Minimum wage, maximum obtuseness

Governor Mark Dayton seeks to stifle economic mobility by raising the minimum wage.

Derek Olson

From Gov. Mark Dayton to President Barack Obama, Democrats nationwide have made raising the minimum wage a prominent issue in 2014. In doing so, they are disingenuously inflating their false virtue. The truth is clear: The minimum wage harms precisely those it is designed to help. Advocating a raise in the minimum wage can only be based on one of two things: ignorance or self-serving malevolence.

Increased prices come with less demand. It’s one of the most fundamental principles of economics. If the price of apples rises, people buy fewer apples. If the price of labor rises, consumers of labor (employers) buy less labor; ergo, more workers will be unemployed.

Consider what would happen if the government set a minimum price of $50,000 on automobiles. Does that affect Honda or BMW more? Without the availability of inexpensive vehicles, many consumers would resort to other means of transportation: buses, trains, taxis, walking, biking or simply carpooling. In the same way, if the government mandates a higher price for labor, businesses will find substitutes, such as outsourcing or mechanization.

Just like Honda, a low-end producer of vehicles, a minimum price on labor most harms workers with low-end skills who are unable or unequipped to find higher-quality jobs. This is what makes the minimum wage so cruel: Its victims are those at the bottom of the economic totem pole. Not only could they lose out on their current job, but the government could rob them of the work experience that could help them acquire a higher-paying, more satisfying job.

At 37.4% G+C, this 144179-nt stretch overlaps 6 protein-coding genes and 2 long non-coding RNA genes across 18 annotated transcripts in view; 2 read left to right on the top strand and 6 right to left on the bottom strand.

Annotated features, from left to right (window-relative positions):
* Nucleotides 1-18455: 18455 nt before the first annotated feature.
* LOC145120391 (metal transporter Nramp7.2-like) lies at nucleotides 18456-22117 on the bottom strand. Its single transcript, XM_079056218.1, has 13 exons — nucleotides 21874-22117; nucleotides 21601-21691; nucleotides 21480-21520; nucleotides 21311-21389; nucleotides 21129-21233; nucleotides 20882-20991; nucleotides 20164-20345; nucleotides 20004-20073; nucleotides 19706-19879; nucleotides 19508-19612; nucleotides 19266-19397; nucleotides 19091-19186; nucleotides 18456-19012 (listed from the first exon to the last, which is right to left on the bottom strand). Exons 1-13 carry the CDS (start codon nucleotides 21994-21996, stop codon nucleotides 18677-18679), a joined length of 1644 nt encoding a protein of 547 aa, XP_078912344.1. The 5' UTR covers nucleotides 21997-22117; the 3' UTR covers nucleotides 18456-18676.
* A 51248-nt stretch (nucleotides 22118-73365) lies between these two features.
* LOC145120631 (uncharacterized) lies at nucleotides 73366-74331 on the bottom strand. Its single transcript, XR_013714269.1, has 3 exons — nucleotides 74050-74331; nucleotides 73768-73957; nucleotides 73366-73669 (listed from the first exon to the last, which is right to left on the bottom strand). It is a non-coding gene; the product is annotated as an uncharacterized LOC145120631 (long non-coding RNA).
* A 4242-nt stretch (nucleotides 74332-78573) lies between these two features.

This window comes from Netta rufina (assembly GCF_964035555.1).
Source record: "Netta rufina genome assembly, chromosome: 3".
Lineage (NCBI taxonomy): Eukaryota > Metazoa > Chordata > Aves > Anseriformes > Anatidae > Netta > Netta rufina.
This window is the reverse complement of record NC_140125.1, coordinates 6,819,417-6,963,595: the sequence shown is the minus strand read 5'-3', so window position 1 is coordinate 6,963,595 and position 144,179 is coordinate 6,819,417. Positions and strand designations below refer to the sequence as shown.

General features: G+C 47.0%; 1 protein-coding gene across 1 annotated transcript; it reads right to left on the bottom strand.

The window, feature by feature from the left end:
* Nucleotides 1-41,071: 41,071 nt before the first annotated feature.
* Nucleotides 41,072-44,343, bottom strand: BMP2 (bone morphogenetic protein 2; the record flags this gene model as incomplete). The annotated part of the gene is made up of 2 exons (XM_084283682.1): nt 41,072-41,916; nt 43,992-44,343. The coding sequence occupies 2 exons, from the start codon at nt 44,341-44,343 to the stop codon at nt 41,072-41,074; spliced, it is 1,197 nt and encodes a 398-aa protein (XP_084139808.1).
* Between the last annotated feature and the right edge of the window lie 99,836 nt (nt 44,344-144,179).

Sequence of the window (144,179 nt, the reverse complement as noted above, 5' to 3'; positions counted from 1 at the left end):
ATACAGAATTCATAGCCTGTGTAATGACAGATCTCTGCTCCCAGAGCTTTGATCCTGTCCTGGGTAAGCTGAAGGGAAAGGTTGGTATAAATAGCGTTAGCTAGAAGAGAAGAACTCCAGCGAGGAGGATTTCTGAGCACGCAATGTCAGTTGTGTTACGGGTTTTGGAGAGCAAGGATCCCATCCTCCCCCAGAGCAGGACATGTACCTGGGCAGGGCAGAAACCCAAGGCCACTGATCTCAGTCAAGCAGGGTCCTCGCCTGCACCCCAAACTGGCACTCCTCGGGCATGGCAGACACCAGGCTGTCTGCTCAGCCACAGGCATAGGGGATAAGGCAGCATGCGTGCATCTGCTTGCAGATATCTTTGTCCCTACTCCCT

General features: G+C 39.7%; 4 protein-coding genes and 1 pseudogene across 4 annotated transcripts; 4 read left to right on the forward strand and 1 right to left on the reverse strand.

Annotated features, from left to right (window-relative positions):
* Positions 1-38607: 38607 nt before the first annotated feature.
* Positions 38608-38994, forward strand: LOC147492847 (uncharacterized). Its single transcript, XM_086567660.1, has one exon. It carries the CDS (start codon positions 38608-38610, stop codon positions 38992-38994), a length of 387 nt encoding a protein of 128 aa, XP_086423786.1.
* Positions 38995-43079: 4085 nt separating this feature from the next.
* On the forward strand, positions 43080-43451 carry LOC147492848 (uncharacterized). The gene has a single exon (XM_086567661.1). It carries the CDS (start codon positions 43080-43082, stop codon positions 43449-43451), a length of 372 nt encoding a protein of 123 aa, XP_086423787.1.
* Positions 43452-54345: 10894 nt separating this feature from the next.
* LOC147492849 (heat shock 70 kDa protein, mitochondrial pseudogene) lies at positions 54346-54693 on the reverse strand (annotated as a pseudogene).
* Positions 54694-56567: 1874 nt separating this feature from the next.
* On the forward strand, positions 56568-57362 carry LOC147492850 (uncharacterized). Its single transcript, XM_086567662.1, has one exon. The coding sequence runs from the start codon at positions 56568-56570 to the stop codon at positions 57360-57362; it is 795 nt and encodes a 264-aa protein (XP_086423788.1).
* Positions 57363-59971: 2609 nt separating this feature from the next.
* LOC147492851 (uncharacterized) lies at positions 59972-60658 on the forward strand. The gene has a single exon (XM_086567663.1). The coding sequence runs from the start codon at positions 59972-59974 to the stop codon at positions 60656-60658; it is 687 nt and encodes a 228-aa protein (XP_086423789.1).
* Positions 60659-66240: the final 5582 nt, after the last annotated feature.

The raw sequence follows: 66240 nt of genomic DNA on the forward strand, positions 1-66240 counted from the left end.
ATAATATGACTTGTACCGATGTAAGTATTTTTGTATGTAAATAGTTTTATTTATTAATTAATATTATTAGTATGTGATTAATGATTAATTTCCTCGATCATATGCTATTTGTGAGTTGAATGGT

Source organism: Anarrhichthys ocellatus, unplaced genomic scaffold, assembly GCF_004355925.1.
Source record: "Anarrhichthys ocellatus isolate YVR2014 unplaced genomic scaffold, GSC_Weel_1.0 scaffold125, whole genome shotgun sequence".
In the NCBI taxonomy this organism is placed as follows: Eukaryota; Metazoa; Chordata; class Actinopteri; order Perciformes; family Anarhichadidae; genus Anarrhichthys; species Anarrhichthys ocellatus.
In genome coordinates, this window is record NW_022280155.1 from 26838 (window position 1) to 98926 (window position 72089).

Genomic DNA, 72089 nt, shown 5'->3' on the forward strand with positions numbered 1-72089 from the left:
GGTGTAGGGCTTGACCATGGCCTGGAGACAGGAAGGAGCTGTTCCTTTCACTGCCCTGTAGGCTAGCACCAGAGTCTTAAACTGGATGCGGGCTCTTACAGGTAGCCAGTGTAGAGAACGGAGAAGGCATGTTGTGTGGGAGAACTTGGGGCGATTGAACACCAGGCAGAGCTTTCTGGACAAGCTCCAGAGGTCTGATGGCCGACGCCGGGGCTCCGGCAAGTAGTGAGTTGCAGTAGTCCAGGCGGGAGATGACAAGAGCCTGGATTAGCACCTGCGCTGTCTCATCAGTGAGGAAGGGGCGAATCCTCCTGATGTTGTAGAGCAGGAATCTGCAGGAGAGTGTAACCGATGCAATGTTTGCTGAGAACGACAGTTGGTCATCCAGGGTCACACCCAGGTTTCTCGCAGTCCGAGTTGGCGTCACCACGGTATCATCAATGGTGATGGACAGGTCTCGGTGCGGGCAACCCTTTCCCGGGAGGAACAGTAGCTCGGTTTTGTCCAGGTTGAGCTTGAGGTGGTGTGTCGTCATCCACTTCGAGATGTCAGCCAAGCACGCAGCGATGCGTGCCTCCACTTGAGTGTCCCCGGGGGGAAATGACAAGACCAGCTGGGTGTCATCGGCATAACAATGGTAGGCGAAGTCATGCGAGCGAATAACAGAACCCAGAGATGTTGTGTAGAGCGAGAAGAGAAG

This is the real effect of the minimum wage: to eliminate the bottom rung from the economic ladder. Workers age 24 or under fill more than half of all minimum wage jobs. Sometimes the work experience of an entry-level job is even more valuable than the compensation. The vast majority of American workers do not remain on minimum wage their whole life. Virtually all 99.5 percent of employed Americans age 25 or older earn more than the federal minimum wage.

Economists from Cornell University and San Diego State University calculated who would be affected by an increase in the minimum wage to $9.50 as part of a recent study. They found about 63 percent of those workers were second or even third earners in families with incomes twice the poverty line or more. Furthermore, only 11 percent of those workers lived in households officially defined as poor.

The left keeps perpetuating the narrative of one minimum wage-earner struggling to support a family. This narrative is not as common as they would like us to believe, and it doesn’t include the job losses that would lead to more families struggling on $0 per hour.

Minnesota is lucky to have one of the lowest minimum wage rates in the country. It’s good the Legislature hasn’t raised it since 2005. It would be optimal if in 50 years, we can say it still hasn’t been raised since then. Not only does increasing the minimum wage destroy jobs, but it takes them from the least-skilled, least-prosperous Americans.

I will discuss more nuances of the minimum wage next week, including the implausible claim that it does not affect employment.